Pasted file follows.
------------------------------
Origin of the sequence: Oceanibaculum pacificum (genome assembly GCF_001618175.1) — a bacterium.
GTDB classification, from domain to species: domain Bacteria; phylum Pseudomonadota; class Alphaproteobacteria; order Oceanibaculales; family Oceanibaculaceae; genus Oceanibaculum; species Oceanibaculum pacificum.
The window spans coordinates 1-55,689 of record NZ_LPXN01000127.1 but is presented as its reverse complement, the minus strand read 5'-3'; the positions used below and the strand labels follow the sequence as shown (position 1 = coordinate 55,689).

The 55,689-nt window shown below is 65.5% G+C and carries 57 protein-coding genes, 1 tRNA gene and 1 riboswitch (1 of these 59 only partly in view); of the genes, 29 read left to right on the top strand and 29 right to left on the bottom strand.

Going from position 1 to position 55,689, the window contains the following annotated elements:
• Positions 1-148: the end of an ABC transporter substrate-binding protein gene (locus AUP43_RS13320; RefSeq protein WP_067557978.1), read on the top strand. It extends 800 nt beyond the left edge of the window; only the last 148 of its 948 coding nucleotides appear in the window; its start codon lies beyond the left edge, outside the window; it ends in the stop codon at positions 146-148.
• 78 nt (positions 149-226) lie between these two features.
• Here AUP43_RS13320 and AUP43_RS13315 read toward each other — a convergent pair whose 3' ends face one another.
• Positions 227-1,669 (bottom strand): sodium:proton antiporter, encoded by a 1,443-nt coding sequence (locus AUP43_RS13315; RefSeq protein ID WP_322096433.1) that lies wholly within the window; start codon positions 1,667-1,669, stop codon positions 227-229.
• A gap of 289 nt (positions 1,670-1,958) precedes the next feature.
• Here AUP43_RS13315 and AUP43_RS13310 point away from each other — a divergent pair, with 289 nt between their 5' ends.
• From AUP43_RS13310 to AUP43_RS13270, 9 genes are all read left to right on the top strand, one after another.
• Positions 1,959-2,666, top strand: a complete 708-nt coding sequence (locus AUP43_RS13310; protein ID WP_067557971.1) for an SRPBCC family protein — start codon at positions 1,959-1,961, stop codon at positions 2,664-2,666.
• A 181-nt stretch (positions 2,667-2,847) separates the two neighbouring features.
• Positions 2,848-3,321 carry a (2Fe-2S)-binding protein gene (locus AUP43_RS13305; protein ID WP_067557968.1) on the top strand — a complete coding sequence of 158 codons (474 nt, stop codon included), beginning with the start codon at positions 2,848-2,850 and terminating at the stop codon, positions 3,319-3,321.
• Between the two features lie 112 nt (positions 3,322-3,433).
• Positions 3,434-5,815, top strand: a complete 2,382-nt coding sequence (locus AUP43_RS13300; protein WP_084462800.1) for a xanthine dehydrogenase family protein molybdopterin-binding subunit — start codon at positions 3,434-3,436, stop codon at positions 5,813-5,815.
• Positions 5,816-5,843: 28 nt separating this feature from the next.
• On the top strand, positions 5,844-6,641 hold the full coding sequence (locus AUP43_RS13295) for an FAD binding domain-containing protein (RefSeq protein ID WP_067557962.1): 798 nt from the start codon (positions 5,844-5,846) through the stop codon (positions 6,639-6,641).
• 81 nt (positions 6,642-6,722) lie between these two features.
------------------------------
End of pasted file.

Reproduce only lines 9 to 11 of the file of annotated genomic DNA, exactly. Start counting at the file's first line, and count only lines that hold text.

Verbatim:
• Positions 227-1,669 (bottom strand): sodium:proton antiporter, encoded by a 1,443-nt coding sequence (locus AUP43_RS13315; RefSeq protein ID WP_322096433.1) that lies wholly within the window; start codon positions 1,667-1,669, stop codon positions 227-229.
• A gap of 289 nt (positions 1,670-1,958) precedes the next feature.
• Here AUP43_RS13315 and AUP43_RS13310 point away from each other — a divergent pair, with 289 nt between their 5' ends.